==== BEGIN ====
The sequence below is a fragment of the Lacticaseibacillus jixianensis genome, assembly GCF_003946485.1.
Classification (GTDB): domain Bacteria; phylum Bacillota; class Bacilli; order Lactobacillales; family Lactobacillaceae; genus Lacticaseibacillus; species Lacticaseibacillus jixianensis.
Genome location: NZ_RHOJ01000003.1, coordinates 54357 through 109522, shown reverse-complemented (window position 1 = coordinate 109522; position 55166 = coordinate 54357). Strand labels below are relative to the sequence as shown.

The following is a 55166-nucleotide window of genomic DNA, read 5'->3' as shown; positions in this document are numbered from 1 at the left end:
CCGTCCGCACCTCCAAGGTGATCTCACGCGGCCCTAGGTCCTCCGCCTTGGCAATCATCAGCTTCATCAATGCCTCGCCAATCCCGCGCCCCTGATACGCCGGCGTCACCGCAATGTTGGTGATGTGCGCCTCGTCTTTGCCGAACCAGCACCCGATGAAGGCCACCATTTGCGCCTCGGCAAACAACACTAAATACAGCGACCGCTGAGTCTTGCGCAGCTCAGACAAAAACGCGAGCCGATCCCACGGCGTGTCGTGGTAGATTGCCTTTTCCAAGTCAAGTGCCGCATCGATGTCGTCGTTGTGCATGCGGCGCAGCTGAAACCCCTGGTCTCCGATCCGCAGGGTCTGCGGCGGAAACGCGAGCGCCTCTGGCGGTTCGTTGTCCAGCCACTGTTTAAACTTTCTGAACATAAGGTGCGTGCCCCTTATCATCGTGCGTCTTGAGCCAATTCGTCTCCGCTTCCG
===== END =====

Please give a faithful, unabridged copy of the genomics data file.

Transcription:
The sequence below is a fragment of the Lacticaseibacillus jixianensis genome, assembly GCF_003946485.1.
Classification (GTDB): domain Bacteria; phylum Bacillota; class Bacilli; order Lactobacillales; family Lactobacillaceae; genus Lacticaseibacillus; species Lacticaseibacillus jixianensis.
Genome location: NZ_RHOJ01000003.1, coordinates 54357 through 109522, shown reverse-complemented (window position 1 = coordinate 109522; position 55166 = coordinate 54357). Strand labels below are relative to the sequence as shown.

The following is a 55166-nucleotide window of genomic DNA, read 5'->3' as shown; positions in this document are numbered from 1 at the left end:
CCGTCCGCACCTCCAAGGTGATCTCACGCGGCCCTAGGTCCTCCGCCTTGGCAATCATCAGCTTCATCAATGCCTCGCCAATCCCGCGCCCCTGATACGCCGGCGTCACCGCAATGTTGGTGATGTGCGCCTCGTCTTTGCCGAACCAGCACCCGATGAAGGCCACCATTTGCGCCTCGGCAAACAACACTAAATACAGCGACCGCTGAGTCTTGCGCAGCTCAGACAAAAACGCGAGCCGATCCCACGGCGTGTCGTGGTAGATTGCCTTTTCCAAGTCAAGTGCCGCATCGATGTCGTCGTTGTGCATGCGGCGCAGCTGAAACCCCTGGTCTCCGATCCGCAGGGTCTGCGGCGGAAACGCGAGCGCCTCTGGCGGTTCGTTGTCCAGCCACTGTTTAAACTTTCTGAACATAAGGTGCGTGCCCCTTATCATCGTGCGTCTTGAGCCAATTCGTCTCCGCTTCCG